It is an extraordinary piece of architecture by any standards – Bali-Modern or Australian-Tropical – and will be much copied! The complex’s crisp pavilions blend seamlessly with the cliff-side location and the Indian Ocean beyond.
There is nothing Balinese about the jewel-like centrepiece, which is a glass and metal ‘chapel’, but its bold positioning in the terraced water courts reminds one of the grand meru shrines in Bali’s terraced temples, Pura Besakih and Pura Batur.
The interiors of the complex are inspired by the artefacts and ancient forms of the pre-Hindu Bali Aga mountain culture. The landscape is restrained with sculptures by Made Cangker and Dewa Japa. An ornamental gate to the wedding court, realized by Dewa Oka, was inspired by the architecture of both Cirebon West Java and the unique ancient village of Sawangan, near Uluwatu.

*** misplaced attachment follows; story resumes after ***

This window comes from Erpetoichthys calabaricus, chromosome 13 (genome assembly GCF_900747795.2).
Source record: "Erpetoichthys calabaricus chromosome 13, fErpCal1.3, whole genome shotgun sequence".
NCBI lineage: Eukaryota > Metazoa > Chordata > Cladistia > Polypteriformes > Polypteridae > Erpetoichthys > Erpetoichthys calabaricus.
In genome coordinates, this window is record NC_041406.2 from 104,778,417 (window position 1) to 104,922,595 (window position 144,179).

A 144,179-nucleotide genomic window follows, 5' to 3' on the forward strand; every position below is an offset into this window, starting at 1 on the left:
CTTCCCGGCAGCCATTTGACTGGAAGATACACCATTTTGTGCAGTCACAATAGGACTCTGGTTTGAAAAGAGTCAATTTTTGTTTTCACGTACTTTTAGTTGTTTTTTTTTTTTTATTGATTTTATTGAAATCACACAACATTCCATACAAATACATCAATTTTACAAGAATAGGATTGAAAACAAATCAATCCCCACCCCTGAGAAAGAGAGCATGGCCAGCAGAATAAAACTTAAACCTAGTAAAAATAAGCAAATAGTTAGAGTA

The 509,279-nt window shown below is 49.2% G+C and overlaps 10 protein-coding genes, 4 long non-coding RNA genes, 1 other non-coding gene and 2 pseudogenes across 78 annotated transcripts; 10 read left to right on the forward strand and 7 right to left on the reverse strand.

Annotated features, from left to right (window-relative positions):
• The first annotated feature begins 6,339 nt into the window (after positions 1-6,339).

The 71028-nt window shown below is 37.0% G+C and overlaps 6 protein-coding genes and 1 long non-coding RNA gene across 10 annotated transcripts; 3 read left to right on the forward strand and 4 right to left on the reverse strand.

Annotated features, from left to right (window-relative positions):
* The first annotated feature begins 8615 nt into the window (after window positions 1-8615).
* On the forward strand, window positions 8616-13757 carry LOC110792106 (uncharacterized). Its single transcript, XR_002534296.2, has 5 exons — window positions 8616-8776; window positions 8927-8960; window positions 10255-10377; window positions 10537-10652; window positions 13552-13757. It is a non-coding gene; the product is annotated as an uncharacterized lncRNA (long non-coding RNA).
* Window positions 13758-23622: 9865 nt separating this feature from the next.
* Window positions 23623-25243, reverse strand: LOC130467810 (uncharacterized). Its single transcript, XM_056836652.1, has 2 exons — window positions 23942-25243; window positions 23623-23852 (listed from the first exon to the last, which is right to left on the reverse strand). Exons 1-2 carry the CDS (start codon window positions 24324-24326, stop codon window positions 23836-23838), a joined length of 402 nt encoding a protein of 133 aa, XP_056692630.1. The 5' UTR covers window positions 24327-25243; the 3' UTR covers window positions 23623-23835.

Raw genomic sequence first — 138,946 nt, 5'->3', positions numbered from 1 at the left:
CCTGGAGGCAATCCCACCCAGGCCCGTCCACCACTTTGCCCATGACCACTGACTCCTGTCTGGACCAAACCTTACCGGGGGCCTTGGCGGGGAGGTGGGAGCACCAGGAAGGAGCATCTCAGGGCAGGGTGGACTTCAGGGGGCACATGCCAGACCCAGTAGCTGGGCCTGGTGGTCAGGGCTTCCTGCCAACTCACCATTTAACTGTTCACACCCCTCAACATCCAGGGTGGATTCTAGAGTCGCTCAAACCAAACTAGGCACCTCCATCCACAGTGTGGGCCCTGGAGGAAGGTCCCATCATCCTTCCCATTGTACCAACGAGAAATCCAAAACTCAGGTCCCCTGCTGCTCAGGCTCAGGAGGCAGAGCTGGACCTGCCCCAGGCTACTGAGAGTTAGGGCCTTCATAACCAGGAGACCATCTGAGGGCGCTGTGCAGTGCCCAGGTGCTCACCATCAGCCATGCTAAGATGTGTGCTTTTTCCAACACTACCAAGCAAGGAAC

Tragically, Sawangan was wiped out by the developers of the Hotel Nikko but it lives on in the memories and work of a few old hand designers.

                                 *                      *                      *

“We are judged not by what we take in this world,” said one philosopher recently, “but by what we leave.”

 

P.S. As we go to press the front pages of all the world’s major newspapers are featuring photos of the demented Amrozi, "the :Smiling Bali-bomber" two thumbs up (left) as he receives his death sentence. "Sick" say the Balinese. I mean, even Martin Bormann showed remorse at the Nuremburg trials!!